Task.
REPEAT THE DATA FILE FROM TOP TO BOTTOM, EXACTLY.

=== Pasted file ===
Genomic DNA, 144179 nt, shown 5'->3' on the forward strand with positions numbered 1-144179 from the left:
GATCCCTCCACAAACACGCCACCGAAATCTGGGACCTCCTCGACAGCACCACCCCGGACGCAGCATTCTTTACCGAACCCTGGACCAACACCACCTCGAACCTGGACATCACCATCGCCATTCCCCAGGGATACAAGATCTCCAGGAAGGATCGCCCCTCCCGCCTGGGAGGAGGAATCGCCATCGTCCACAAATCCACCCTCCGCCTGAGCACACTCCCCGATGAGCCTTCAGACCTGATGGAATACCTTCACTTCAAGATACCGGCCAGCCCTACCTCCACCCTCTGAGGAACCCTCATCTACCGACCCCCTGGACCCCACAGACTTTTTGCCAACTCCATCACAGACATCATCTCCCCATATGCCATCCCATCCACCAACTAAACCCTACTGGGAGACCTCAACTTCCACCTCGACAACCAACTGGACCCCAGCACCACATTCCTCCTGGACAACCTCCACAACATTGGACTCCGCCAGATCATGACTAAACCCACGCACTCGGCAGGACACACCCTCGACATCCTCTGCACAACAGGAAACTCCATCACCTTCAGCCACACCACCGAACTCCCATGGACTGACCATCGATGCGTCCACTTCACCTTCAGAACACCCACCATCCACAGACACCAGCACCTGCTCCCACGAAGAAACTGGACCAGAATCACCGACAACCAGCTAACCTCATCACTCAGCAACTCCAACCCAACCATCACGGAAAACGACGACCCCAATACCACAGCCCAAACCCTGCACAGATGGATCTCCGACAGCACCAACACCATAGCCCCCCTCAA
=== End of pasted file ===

Genomic DNA, 144179 nt, shown 5'->3' on the forward strand with positions numbered 1-144179 from the left:
GATCCCTCCACAAACACGCCACCGAAATCTGGGACCTCCTCGACAGCACCACCCCGGACGCAGCATTCTTTACCGAACCCTGGACCAACACCACCTCGAACCTGGACATCACCATCGCCATTCCCCAGGGATACAAGATCTCCAGGAAGGATCGCCCCTCCCGCCTGGGAGGAGGAATCGCCATCGTCCACAAATCCACCCTCCGCCTGAGCACACTCCCCGATGAGCCTTCAGACCTGATGGAATACCTTCACTTCAAGATACCGGCCAGCCCTACCTCCACCCTCTGAGGAACCCTCATCTACCGACCCCCTGGACCCCACAGACTTTTTGCCAACTCCATCACAGACATCATCTCCCCATATGCCATCCCATCCACCAACTAAACCCTACTGGGAGACCTCAACTTCCACCTCGACAACCAACTGGACCCCAGCACCACATTCCTCCTGGACAACCTCCACAACATTGGACTCCGCCAGATCATGACTAAACCCACGCACTCGGCAGGACACACCCTCGACATCCTCTGCACAACAGGAAACTCCATCACCTTCAGCCACACCACCGAACTCCCATGGACTGACCATCGATGCGTCCACTTCACCTTCAGAACACCCACCATCCACAGACACCAGCACCTGCTCCCACGAAGAAACTGGACCAGAATCACCGACAACCAGCTAACCTCATCACTCAGCAACTCCAACCCAACCATCACGGAAAACGACGACCCCAATACCACAGCCCAAACCCTGCACAGATGGATCTCCGACAGCACCAACACCATAGCCCCCCTCAA